Remember: a sentence usually consists of subject + verb + object.
Sigi kauft ein Ticket.
Sigi buys a ticket.
Word order is pretty flexible and generally follows these basic rules:
- The conjugated verb comes second in the sentence, but the subject and the object can swap positions without altering the fundamental meaning:
Der Mann trinkt den Kaffee. = Den Kaffee trinkt der Mann.
Both of these sentences mean "The man drinks the coffee", but the second sentence adds emphasis to den Kaffee (the coffee) by putting it first.
Die Suppe schmeckt dem Gast. = Dem Gast schmeckt die Suppe.
Both of these sentences mean "The guest likes the taste of the soup", but the second sentence adds emphasis to dem Gast. This also helps to differentiate between the guest and someone else who might also like the soup.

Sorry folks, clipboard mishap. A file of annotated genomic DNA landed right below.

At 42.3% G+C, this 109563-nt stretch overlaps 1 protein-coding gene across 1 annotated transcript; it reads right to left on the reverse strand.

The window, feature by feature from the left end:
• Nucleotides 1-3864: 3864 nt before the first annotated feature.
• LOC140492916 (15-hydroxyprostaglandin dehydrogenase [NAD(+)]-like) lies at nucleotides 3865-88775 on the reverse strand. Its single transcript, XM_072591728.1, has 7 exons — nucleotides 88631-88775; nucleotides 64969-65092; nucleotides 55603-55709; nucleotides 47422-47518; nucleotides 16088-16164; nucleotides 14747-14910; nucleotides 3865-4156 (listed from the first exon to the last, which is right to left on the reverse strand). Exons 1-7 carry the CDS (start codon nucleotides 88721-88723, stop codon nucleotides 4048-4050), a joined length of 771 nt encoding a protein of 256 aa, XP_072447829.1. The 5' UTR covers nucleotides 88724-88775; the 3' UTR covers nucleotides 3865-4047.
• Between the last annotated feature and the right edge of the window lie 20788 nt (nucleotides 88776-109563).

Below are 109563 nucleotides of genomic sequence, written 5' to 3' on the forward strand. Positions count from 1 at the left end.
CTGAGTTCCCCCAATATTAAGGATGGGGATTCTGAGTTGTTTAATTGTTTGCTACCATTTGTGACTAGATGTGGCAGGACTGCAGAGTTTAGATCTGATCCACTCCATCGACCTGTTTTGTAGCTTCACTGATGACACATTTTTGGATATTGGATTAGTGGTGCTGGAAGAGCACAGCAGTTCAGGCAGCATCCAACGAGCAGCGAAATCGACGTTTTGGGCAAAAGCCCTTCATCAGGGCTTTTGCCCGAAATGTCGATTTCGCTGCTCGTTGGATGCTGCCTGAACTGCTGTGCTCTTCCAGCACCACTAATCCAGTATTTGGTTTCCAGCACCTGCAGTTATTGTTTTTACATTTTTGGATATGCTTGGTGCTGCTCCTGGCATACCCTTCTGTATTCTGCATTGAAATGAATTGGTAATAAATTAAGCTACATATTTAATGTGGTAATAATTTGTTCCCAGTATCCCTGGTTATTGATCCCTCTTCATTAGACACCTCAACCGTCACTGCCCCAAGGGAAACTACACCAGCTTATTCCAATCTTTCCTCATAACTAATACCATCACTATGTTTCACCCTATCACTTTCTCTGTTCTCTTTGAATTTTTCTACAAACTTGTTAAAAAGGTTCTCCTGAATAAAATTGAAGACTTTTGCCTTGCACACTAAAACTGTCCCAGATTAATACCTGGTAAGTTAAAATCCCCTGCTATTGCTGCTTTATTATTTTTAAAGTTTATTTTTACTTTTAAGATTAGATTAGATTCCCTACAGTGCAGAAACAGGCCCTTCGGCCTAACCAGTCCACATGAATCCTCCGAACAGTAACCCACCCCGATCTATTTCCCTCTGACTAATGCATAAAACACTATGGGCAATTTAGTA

- Information about the place or time can also come first in the sentence. The word order is then as follows: place/time + verb + subject + rest of sentence.
Im Hotel arbeiten viele Menschen.
Lots of people work in the hotel.
Gestern hat Anna ihren Sohn angerufen.
Yesterday, Anna called her son.
- The infinitive and the past participle always come at the end of the sentence.
Dem Gast hat sie die Schlüssel gegeben.
She has given the keys to the guest.
Den Film möchte ich sehen.
I would like to see the film.
Remember: in German, the object can be positioned at the beginning of a sentence because the case of the article tells us whether a word is a subject Nominativ or object (Akkusativ Dativ Genitiv):
Den Anruf ignoriere ich. = Ich ignoriere den Anruf.
Both sentences mean "I ignore the phone call", but the emphasis is different in each case.
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